Eating deviled eggs on Easter is a paradoxical situation considering the reason for the Easter celebration. However, for us the Easter celebration, which included new shoes, a new dress, grass filled baskets and a celebratory church service, always included the deviling of eggs. Our traditional egg hunt took place after church and in our own yard-both front and back. Quite naturally we used those carefully dyes eggs from the day before, and knew that regardless of the outcome of the hunt, they would eventually land in our stomachs resurrected in the form of deviled eggs. Boiled eggs spoil quickly so we had to eat those eggs as soon as possible and recreating them for lunch was a perfect resolution.
Once we arrived home from church, and still dressed in our Sunday best, the egg hunt was set into motion. We stayed in the house while Mother and Daddy hid the eggs in various and unusual locations throughout the yard. One egg might end up within the crook of a low hanging branch or among a cluster of newly sprung grass. Another egg might sit on the edge of the evergreen bushes or within the lightly tilled dirt of the flower garden. In addition, we could not rule out the possibility of finding an egg in one of the gutters’ down spouts or even inside the doghouse of the current Strange dog. Our parents carefully hid each egg so that a portion of its colored shell peeked out from its unique hiding place, which made it more easily discovered by one of us.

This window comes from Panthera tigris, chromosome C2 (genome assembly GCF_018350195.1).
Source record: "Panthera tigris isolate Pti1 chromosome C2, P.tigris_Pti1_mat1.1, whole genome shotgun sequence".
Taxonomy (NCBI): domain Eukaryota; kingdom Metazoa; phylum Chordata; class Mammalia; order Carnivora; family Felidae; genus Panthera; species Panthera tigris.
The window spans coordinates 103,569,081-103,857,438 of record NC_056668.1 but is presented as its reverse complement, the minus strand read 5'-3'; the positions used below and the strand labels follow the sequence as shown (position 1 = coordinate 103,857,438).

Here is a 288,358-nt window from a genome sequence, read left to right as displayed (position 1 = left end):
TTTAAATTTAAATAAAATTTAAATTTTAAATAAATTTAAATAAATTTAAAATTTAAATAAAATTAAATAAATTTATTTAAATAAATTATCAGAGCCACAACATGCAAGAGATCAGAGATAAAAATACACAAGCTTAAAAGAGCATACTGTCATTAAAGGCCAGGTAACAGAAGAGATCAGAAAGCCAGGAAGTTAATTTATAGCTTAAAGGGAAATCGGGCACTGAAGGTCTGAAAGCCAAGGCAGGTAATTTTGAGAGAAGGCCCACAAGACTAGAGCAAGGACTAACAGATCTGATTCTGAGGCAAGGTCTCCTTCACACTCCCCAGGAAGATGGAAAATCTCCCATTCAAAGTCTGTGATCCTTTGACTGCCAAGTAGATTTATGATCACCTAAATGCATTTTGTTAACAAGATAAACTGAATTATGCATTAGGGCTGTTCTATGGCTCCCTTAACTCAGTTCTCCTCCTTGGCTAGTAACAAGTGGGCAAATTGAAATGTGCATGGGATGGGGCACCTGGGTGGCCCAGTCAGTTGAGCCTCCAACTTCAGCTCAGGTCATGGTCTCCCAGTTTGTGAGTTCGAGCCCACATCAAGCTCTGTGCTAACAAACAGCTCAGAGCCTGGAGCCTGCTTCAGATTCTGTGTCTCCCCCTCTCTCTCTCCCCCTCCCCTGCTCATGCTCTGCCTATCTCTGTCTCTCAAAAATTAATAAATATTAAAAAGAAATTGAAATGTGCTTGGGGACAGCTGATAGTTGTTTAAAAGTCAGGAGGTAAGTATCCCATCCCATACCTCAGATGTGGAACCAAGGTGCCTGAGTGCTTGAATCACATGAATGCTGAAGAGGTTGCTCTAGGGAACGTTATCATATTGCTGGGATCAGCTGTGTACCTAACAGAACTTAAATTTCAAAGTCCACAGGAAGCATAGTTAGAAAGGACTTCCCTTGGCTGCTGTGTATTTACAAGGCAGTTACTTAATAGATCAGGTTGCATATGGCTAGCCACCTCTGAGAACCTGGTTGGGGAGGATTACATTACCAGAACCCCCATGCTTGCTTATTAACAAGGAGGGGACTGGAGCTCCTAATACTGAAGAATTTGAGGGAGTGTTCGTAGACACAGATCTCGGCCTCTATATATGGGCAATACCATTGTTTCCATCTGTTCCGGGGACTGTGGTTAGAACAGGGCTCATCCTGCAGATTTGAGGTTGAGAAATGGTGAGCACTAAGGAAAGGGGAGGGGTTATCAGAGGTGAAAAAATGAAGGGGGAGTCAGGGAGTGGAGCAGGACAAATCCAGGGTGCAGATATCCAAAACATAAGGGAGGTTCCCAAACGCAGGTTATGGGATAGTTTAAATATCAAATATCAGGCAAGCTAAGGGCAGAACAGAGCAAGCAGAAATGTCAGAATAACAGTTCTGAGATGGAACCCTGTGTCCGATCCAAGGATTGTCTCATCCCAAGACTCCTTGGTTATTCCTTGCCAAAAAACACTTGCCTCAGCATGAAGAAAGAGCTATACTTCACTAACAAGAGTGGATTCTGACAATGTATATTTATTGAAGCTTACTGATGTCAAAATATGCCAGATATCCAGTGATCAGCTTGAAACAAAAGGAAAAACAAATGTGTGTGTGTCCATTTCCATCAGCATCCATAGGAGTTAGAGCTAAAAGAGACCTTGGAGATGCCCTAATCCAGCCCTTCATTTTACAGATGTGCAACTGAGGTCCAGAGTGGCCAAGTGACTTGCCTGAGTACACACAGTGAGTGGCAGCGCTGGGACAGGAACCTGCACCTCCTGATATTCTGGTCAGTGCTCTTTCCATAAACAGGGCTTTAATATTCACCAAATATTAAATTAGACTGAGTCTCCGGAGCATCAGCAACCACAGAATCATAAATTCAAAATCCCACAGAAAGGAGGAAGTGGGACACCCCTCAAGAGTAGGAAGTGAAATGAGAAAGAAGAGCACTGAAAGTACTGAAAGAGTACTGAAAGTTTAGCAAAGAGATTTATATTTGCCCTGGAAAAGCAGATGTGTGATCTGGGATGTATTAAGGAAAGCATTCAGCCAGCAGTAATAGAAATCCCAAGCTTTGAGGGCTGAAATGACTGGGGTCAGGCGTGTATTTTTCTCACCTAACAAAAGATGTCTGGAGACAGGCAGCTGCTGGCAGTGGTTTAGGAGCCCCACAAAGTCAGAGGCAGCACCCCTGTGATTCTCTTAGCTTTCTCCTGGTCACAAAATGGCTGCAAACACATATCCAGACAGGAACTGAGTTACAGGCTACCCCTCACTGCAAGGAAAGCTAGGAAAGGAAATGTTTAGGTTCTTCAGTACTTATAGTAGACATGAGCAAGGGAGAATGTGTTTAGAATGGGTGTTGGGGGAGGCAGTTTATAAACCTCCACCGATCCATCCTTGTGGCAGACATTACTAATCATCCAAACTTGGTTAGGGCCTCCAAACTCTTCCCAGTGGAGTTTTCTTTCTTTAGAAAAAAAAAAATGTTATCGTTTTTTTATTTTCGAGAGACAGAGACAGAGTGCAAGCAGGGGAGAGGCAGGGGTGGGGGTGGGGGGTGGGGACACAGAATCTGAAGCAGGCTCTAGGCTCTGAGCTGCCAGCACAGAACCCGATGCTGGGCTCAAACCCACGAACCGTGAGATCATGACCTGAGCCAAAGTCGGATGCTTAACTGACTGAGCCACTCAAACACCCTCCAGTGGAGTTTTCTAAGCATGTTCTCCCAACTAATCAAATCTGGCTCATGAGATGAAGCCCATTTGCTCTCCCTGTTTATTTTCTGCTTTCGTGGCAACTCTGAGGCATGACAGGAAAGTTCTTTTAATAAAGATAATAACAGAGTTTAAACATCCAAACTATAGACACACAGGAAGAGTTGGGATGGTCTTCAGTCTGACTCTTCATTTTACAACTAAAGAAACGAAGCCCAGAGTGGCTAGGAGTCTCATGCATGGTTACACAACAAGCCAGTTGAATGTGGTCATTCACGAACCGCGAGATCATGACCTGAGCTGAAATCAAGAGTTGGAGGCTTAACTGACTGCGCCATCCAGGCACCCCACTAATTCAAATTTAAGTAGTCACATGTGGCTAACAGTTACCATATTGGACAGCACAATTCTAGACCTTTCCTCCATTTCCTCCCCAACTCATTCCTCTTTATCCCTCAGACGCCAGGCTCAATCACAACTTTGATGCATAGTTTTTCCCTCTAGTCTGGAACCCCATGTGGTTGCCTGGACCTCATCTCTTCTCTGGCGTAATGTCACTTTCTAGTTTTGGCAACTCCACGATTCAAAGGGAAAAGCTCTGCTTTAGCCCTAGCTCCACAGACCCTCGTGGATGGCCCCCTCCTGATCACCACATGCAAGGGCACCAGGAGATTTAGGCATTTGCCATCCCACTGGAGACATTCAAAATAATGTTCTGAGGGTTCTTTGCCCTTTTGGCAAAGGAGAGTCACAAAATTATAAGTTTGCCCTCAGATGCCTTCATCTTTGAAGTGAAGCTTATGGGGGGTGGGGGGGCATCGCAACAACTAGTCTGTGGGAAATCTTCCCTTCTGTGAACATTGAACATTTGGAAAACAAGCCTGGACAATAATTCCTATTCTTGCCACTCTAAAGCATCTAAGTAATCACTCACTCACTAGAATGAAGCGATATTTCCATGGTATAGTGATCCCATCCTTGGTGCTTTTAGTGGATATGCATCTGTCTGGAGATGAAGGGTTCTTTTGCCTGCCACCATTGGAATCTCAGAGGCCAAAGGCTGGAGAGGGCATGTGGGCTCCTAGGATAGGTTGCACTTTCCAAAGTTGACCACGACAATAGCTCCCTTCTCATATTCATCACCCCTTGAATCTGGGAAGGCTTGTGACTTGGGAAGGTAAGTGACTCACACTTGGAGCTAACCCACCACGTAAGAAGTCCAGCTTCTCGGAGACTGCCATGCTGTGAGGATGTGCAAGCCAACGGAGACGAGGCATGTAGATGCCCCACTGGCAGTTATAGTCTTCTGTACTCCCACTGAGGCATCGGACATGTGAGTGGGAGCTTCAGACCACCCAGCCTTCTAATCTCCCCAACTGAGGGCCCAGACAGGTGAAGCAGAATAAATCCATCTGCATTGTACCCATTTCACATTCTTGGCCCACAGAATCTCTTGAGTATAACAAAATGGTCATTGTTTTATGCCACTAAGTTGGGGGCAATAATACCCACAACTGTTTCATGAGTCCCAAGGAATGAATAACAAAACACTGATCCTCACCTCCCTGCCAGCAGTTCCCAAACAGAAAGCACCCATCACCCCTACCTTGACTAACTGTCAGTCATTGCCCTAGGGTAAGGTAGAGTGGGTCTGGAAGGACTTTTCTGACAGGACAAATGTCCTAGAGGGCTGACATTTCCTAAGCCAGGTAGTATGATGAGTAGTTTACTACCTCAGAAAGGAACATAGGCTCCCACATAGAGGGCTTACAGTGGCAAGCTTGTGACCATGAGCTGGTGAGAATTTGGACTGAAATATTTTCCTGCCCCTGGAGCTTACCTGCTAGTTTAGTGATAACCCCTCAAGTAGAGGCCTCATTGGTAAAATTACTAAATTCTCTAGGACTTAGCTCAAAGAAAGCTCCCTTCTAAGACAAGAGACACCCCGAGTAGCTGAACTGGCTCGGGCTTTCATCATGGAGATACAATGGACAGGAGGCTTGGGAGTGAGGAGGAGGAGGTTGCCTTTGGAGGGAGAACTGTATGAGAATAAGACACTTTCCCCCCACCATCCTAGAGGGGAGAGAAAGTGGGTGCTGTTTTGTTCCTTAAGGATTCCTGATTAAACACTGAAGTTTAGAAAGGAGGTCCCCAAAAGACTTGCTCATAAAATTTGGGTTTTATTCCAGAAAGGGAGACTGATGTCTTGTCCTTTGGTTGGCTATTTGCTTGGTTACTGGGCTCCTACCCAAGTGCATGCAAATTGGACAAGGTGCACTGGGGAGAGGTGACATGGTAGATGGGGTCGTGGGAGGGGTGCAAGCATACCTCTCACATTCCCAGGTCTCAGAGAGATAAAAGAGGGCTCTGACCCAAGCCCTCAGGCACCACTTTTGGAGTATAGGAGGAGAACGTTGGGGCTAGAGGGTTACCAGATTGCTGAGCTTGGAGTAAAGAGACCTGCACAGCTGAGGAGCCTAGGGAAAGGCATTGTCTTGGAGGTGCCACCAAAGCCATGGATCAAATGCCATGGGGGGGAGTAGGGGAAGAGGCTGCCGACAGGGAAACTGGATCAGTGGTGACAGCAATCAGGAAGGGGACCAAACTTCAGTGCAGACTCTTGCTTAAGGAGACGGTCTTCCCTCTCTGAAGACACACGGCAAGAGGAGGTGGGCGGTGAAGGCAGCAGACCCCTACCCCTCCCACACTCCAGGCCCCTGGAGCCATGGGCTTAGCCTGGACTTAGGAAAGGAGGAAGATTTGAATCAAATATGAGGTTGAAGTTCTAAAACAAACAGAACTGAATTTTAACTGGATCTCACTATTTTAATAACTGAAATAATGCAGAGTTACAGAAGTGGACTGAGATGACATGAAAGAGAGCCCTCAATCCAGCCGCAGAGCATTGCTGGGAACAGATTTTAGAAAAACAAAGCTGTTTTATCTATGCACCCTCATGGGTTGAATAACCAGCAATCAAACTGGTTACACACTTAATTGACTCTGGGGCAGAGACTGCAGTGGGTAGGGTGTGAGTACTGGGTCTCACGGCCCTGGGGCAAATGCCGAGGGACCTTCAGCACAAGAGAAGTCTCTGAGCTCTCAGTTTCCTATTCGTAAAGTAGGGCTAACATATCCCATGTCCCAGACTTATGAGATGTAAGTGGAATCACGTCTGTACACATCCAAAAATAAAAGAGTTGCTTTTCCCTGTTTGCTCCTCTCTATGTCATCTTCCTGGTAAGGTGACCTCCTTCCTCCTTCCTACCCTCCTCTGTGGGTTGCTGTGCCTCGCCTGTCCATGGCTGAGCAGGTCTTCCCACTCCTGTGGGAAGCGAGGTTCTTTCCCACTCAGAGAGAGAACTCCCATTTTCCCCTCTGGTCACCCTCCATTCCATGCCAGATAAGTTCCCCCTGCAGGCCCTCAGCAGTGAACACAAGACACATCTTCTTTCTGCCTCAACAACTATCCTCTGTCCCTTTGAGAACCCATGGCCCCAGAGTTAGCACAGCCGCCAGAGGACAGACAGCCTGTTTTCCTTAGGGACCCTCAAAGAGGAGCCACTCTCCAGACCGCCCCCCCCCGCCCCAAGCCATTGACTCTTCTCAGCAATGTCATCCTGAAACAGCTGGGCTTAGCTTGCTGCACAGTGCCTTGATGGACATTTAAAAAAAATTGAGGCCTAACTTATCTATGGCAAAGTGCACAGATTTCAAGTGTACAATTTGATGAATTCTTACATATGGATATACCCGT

“On your mark, get set, go!” was the usual cry emitted from our parents as we eagerly romped out of the house to find the eggs. When it was just Sissy and me, the competition was great, but when BQ and Yordy joined the hunt, we usually helped our younger brother and sister load their baskets instead of filling our own. Whatever the outcome of the hunt, Daddy was usually following behind us with the 35mm camera in hand.
After the hunt, Mother first counted and then rescued the eggs from our pastel colored baskets. It was important to know how many eggs we found, as we did not want to find one later, still stuffed inside the gutter or doghouse. Rotten eggs emit quite an odor!
Occasionally one of the treasure hunters crushed an egg, which was hidden among clusters of grass, and for obvious reasons, that egg was discarded and not included in the deviling process.
Setting the task of preparing the eggs into motion, Mother cracked each shell against the edge of the kitchen counter top to release the egg from its protective covering. Sometimes the egg had cracked during cooking and if the crack penetrated through to the yolk, the hardened yolk had already started to turn dark and greenish in color. When released, the yolk rolled into the bowl waiting to be smashed into an unrecognizable mound. Mother added salt, pepper, mayonnaise, a pinch of mustard and a small amount of sweet pickle juice to the mound and then thoroughly mixed the ingredients together.
Now it was our time to assist in the preparation. We carefully scooped the seasoned mixture into the halves of each hard-boiled egg white and lay them on the designated plate. Due to their oval shape, it was difficult to line the them up so that the half portions of the eggs did not continually roll in the other direction. Now I understand the invention of the plate solely designed for deviled eggs.
The eggs were now ready for the final touch-a sprinkling of paprika on the top of the yellow filling. When finished, Mother returned the plate to the refrigerator to chill the eggs before eating. Delicious and unforgettable!
Well, unforgettable except for the fact, that one of those eggs, quite recently might have been plucked from inside a gutter, or the dog house, or the garden or the……I’ll never tell.